The EPA shares Larrieu’s concerns and M-E-W Superfund Site manager Alana Lee emphasizes they are working hard to address and clean up the mess. “We cleaned up over 5 1/4 billion gallons of contaminated water and over 110,000 pounds of toxic contaminant,” said Lee.
But Lee also said that the EPA also missed these hot spots of TCE both in groundwater and in the air inside some buildings along Evandale Avenue including two homes outside the original plume area.
“The concentration (found there) is very high,” said Lee, “A very high concentration.”
According to documents from test results, the highest TCE levels that the EPA measured in ground water in the area reached 130,000 parts per billion. The EPA considers anything over 5 parts per billion unsafe.
In the commercial buildings nearby, including two now occupied by Google, EPA tests found TCE in the air at levels 26 times higher than the level considered by the EPA to be acceptable and safe.
“Once we found these concentrations, which were a surprise, we took immediate action,” said Lee.
Bruce Panchal’s home is one of the two houses located on Evandale where the EPA found high levels of TCE. The companies responsible for the toxic chemical cleanup installed a series of four pipes in and around his home to ventilate the toxic TCE fumes leeching from the ground away from the house’s interior to the outside.
Even so Panchal said he’s not worried. “They found a high concentration and with the system it pumps out all the fumes so it safe,” said Panchal.
Panchal and his family have lived in his home along Evandale for 45 years. He said he worked for the budding semi-conductor businesses that got their start in his neighborhood. He even said he handled the chemicals now in question and dumped them in the ground back then.
Despite the new contraptions now pumping air away from the inside of his house, he says he isn’t worried about his or his family’s health. “I’m living proof that they have an issue with the fumes but it is not death defying or a detriment to your health,” said Panchal.
EPA officials said they also found high levels of TCE in more than twenty different commercial buildings between Whisman Road and Ellis Street. Included among those buildings are two new office complexes for Google employees where, the EPA says, renovations and construction allowed higher than expected levels of TCE to leech from the ground through the buildings’ concrete slabs and into the air inside.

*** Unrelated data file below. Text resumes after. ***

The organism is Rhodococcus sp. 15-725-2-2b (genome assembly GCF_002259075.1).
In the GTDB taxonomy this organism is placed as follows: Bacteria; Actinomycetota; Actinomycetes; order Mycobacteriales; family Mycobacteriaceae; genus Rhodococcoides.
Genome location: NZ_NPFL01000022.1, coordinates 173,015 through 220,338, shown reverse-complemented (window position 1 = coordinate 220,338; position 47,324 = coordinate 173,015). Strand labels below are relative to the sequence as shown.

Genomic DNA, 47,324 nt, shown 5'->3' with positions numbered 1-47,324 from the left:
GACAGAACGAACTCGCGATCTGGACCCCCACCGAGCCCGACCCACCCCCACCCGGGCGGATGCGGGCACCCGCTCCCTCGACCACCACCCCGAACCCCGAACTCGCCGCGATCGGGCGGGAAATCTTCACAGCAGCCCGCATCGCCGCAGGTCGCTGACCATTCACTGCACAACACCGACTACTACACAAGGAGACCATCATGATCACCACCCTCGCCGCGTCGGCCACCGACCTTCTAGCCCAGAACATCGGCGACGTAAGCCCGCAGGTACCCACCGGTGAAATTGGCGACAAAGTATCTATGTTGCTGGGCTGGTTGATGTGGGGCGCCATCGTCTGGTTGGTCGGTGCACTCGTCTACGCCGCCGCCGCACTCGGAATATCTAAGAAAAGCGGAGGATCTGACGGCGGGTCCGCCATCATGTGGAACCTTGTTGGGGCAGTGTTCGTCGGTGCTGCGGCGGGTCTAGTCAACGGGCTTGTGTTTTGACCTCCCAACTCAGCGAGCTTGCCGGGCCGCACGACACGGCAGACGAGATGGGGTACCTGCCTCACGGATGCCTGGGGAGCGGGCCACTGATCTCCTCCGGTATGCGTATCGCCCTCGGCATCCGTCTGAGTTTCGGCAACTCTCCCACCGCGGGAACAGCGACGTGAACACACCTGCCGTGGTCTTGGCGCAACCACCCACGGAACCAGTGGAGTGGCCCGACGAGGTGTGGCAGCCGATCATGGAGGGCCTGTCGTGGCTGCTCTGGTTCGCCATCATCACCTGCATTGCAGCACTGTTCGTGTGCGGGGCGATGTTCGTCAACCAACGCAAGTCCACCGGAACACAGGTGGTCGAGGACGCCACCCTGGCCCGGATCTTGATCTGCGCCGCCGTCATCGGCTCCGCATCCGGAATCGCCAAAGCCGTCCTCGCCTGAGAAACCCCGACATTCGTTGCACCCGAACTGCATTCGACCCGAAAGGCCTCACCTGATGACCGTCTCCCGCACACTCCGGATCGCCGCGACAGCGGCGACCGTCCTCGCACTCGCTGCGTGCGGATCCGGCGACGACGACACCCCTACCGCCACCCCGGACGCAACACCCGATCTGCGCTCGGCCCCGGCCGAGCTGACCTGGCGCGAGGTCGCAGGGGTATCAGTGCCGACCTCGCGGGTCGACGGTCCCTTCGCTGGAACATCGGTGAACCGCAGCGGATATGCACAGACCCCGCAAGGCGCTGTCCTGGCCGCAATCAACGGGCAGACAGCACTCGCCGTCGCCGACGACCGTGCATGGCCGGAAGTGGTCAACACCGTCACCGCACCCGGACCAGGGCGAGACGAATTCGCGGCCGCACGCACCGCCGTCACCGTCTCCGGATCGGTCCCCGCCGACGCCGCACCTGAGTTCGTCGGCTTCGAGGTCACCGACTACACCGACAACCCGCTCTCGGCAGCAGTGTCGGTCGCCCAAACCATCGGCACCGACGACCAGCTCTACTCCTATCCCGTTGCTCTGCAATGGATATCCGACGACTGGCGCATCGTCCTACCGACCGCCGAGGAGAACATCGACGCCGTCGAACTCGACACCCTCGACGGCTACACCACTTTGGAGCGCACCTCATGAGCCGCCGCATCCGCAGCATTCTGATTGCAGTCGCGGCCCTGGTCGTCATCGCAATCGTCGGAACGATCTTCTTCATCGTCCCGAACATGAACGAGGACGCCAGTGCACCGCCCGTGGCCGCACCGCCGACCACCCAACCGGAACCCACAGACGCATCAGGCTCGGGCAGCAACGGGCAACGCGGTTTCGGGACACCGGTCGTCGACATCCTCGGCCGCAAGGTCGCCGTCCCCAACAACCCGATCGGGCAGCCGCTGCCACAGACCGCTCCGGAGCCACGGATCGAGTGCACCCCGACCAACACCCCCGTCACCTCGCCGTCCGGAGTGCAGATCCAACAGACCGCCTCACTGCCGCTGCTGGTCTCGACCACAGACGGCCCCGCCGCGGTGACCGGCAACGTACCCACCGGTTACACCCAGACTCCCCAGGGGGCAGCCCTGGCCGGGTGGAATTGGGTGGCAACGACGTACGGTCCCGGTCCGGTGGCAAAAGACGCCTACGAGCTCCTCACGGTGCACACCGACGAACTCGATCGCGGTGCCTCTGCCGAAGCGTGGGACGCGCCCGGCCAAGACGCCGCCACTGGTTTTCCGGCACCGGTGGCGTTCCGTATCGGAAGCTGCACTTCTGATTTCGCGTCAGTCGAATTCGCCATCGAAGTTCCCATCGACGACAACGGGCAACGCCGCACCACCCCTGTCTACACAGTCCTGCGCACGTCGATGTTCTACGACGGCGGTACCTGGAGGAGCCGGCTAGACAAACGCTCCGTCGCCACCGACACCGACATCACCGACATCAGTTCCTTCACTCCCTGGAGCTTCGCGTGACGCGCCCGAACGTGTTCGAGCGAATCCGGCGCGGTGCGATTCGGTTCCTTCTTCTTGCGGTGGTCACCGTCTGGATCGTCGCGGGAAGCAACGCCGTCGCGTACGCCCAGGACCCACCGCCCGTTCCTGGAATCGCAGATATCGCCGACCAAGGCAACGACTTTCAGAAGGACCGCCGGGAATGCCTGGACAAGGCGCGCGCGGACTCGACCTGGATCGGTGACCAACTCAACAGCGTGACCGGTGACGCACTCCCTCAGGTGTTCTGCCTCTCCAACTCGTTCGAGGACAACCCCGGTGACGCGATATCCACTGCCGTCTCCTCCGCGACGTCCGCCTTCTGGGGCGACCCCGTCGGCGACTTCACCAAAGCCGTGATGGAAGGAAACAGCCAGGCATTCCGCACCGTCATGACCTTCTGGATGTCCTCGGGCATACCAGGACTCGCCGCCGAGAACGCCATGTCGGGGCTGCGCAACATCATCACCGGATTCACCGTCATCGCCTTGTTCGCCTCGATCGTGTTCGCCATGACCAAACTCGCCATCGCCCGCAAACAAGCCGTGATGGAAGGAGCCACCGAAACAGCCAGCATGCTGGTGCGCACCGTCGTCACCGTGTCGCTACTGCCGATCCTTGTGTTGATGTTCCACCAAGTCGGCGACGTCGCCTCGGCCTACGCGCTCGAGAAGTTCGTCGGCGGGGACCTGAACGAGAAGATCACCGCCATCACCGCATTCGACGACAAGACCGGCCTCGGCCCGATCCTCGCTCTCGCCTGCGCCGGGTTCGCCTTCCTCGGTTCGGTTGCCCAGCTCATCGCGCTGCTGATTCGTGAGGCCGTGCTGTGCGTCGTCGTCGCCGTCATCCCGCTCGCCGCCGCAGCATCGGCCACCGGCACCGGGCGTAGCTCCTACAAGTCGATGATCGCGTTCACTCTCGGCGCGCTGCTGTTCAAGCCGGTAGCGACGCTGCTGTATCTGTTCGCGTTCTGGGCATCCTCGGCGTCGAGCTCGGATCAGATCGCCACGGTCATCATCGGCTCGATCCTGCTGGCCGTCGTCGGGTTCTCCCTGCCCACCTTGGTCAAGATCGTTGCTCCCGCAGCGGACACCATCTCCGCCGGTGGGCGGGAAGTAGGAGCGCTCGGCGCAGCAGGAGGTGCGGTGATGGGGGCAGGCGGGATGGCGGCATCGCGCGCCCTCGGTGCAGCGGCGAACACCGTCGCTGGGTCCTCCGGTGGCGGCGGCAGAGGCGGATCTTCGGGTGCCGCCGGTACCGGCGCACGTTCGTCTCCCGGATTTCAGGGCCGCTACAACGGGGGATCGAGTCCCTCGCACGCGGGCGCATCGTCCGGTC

It is in some of these buildings where EPA investigators found levels of TCE vapors in the interior air that were as much as 26 times higher than acceptable safe levels with air conditioning systems off.
The EPA says it has systems in place in and around those buildings to keep vapors outside.
Google tells us they take this matter seriously and they’ve already taken measures to ensure that the buildings and the work area is safe.
Theresa Larrieu worries that it may be too late to keep her family from feeling the health effects of this toxic plume. She wonders how long they may have been exposed to these vapors and chemicals that went undetected until recently.
“It is scary,” said Larrieu. “I’m very scared. I have children. I have grandchildren.”
Larrieu also remains concerned that not even the EPA can say how long the fumes have been leeching into the neighborhood or how long she and her family have unknowingly been exposed.
When we asked the EPA if they knew exactly how long have these newly discovered TCE hot spots had been there the EPA’s Superfund Site manager Alana Lee said, “We don’t know.”
When we asked whether the toxic chemicals migrate underground or traveled down Evandale Avenue or whether those chemicals had been lurking there underground along with the rest of the toxic plume for decades, Lee had the same answer. “We don’t know.”
The EPA said it will take decades more to clean up this toxic mess.